Alex Karras as George Papadapolis [photo by unknown]


Who are The Region’s Greatest Sports Icons?

With the passing of football legend and Gary, Indiana native Alex Karras on Wednesday, we lost one of our true hometown heroes. This got us thinking, who are the Region’s greatest sports icons? Here’s our list.

Alex Karras
Hometown: Gary

A ferocious and intimidating defensive lineman for the Detroit Lions, Karras was selected to the NFL’s All-Decade Team for the 1960s. In 1974, after spending his early retirement years dabbling in professional wrestling and broadcasting, Karras returned to the familiar role of thug, as the dim-witted henchman Mongo in Mel Brooks’ classic mock-western Blazing Saddles ( But despite the tough guy legacy, we’ll always remember him as George Papadapolis, you know, Webster’s dad.


Gregg Popovich
Hometown: East Chicago

Never the most charismatic figure, Popovich has managed to fly mostly under the radar during his sixteen years as the head coach of the NBA’s San Antonio Spurs, the longest tenure of any coach in any of the big four professional sports leagues. Quiet and dignified, “Pop”, as his players refer to him, prefers to let the results speak for him. The results? Four championship rings in eight years for the quiet dynasty in sports.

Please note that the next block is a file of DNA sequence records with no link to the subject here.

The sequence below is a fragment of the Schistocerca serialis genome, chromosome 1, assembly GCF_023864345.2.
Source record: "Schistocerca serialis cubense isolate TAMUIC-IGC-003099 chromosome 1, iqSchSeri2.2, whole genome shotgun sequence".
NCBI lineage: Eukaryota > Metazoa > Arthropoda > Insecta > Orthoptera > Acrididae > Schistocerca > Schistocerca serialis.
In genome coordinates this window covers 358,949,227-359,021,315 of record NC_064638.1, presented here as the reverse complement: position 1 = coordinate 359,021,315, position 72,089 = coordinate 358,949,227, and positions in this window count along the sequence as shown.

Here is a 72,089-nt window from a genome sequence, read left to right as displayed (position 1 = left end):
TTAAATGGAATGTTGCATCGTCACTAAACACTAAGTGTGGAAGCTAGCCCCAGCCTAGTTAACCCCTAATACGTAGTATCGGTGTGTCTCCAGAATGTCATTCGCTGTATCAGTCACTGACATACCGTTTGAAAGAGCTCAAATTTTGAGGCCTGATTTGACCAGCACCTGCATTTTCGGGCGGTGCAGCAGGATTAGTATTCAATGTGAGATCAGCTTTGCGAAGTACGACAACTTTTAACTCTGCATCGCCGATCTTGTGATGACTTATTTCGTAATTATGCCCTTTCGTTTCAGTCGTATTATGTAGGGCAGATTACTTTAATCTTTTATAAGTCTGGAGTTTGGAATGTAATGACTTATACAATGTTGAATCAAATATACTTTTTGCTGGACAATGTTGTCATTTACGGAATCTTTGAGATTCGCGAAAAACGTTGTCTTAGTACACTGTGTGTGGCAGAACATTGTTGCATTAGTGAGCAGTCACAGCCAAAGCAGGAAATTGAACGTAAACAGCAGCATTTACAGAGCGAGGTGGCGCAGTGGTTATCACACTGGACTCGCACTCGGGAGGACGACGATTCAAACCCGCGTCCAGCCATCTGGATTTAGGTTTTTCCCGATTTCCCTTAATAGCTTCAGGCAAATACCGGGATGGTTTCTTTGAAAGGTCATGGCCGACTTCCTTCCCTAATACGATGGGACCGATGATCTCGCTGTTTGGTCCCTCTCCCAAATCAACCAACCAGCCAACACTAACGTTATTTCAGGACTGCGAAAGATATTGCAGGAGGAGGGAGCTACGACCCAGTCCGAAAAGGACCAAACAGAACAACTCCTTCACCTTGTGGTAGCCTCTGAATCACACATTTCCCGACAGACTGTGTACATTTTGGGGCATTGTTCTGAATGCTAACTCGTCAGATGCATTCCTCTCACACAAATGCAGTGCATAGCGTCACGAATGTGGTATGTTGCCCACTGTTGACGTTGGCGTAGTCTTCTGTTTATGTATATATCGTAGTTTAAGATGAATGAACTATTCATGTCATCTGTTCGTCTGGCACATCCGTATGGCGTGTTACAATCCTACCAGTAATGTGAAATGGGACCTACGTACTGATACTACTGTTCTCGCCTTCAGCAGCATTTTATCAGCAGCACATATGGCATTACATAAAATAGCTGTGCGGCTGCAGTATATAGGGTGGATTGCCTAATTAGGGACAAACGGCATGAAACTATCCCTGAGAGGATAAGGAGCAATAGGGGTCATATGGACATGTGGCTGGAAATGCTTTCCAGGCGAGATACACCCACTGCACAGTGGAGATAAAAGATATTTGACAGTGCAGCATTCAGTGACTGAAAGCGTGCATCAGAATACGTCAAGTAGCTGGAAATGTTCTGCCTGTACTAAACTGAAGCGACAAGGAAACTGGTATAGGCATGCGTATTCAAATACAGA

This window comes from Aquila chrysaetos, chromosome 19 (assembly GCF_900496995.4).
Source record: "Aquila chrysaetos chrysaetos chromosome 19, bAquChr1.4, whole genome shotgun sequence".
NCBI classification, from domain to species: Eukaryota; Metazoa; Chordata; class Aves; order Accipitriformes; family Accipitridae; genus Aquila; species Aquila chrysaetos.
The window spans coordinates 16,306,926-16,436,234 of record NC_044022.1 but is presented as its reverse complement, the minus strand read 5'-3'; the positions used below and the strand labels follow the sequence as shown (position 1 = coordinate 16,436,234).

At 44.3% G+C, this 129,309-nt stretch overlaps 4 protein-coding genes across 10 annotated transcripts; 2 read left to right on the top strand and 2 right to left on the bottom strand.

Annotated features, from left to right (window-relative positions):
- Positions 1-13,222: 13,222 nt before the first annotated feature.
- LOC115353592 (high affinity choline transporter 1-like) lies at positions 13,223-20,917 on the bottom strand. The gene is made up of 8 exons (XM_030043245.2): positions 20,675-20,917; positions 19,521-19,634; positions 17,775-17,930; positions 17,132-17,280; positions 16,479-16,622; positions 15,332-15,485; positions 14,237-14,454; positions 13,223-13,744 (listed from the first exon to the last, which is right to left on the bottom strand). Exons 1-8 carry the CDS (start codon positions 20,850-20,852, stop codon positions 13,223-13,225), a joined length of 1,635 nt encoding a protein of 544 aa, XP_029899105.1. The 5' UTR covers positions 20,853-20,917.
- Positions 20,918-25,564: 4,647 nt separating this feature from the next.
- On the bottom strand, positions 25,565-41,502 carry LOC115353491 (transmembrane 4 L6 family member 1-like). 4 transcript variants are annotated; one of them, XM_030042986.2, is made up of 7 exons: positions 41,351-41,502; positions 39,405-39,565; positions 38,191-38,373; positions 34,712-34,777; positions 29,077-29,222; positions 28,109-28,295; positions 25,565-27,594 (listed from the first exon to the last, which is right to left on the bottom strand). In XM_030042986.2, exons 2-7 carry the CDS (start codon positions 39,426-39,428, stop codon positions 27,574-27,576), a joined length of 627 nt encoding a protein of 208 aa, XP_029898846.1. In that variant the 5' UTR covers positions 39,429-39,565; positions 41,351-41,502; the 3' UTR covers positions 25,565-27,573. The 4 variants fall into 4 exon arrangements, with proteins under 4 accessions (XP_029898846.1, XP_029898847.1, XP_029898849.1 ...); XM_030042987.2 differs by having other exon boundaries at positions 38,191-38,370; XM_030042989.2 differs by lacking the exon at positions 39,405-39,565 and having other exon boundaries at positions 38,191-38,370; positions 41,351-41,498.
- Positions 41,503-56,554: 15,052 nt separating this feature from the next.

Charlie O. Finley
Hometown: LaPorte

As colorful as the gold and green uniforms he dressed his Oakland A’s in during the wild years of their 1970s dynasty, Finley was one part owner and one big part showman. While the A’s were busy winning three straight World Series titles in 1972, 1973, and 1974, Finley kept things interesting by paying his players bonuses to grow outrageous mustaches (remember Rollie Fingers?) and trying to convince the league to adapt bright orange baseballs. As if that’s not enough, Finley and his three ring circus was also responsible for helping to launch the careers of Debbie (Mrs.) Fields and MC Hammer.


Hank Stram
Hometown: Gary

If you grew up watching the classic NFL films that were in constant rotation during the early days of ESPN, you probably remember a crazed man pacing down the sideline, emploring his players to “Just keep matriculatin’ the ball down the field, boys.” Hank Stram was the first head coach to wear a microphone on the field and his constant dialogue made him the star of Superbowl IV as his Kansas City Chiefs buried the Minnesota Vikings. Always an innovator, the Hall of Fame coach is also responsible for introducing Gatorade to the NFL.


Don Larsen
Hometown: Michigan City

Don Larsen’s professional baseball career was mostly unspectacular, but his name is synonymous with perfection. As a member of the perpetually World Series bound New York Yankees from 1955 through 1959, Larsen had spent most of his time out of the spotlight as a relief pitcher and spot starter, but on October 8, 1956 Larsen shined as brightly as any pitcher who ever played the game. Called on to start game 5 of the World Series, he did what no other had done before or since, Don Larsen threw a perfect game in the World Series.

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